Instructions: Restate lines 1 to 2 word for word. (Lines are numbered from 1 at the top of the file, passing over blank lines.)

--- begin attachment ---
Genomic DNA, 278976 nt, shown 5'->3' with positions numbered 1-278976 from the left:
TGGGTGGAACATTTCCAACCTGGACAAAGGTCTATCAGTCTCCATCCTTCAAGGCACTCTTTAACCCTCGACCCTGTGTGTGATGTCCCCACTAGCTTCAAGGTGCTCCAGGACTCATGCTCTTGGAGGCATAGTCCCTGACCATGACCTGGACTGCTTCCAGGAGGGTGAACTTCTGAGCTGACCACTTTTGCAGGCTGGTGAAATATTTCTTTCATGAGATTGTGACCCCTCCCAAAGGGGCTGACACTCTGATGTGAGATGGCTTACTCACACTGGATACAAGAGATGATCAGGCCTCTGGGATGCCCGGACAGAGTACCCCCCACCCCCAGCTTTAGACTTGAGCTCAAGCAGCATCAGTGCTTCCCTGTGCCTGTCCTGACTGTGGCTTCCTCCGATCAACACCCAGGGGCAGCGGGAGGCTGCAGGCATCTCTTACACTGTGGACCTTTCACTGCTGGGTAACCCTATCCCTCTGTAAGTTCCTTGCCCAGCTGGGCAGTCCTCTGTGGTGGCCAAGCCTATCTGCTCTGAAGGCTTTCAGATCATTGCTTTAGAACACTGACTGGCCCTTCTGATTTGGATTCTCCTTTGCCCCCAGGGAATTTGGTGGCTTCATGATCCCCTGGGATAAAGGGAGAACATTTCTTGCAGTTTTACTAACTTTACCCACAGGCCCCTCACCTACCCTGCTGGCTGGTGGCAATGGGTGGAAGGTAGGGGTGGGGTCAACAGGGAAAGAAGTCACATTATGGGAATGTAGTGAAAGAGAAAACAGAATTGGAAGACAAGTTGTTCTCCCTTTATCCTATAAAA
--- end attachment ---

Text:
Genomic DNA, 278976 nt, shown 5'->3' with positions numbered 1-278976 from the left:
TGGGTGGAACATTTCCAACCTGGACAAAGGTCTATCAGTCTCCATCCTTCAAGGCACTCTTTAACCCTCGACCCTGTGTGTGATGTCCCCACTAGCTTCAAGGTGCTCCAGGACTCATGCTCTTGGAGGCATAGTCCCTGACCATGACCTGGACTGCTTCCAGGAGGGTGAACTTCTGAGCTGACCACTTTTGCAGGCTGGTGAAATATTTCTTTCATGAGATTGTGACCCCTCCCAAAGGGGCTGACACTCTGATGTGAGATGGCTTACTCACACTGGATACAAGAGATGATCAGGCCTCTGGGATGCCCGGACAGAGTACCCCCCACCCCCAGCTTTAGACTTGAGCTCAAGCAGCATCAGTGCTTCCCTGTGCCTGTCCTGACTGTGGCTTCCTCCGATCAACACCCAGGGGCAGCGGGAGGCTGCAGGCATCTCTTACACTGTGGACCTTTCACTGCTGGGTAACCCTATCCCTCTGTAAGTTCCTTGCCCAGCTGGGCAGTCCTCTGTGGTGGCCAAGCCTATCTGCTCTGAAGGCTTTCAGATCATTGCTTTAGAACACTGACTGGCCCTTCTGATTTGGATTCTCCTTTGCCCCCAGGGAATTTGGTGGCTTCATGATCCCCTGGGATAAAGGGAGAACATTTCTTGCAGTTTTACTAACTTTACCCACAGGCCCCTCACCTACCCTGCTGGCTGGTGGCAATGGGTGGAAGGTAGGGGTGGGGTCAACAGGGAAAGAAGTCACATTATGGGAATGTAGTGAAAGAGAAAACAGAATTGGAAGACAAGTTGTTCTCCCTTTATCCTATAAAA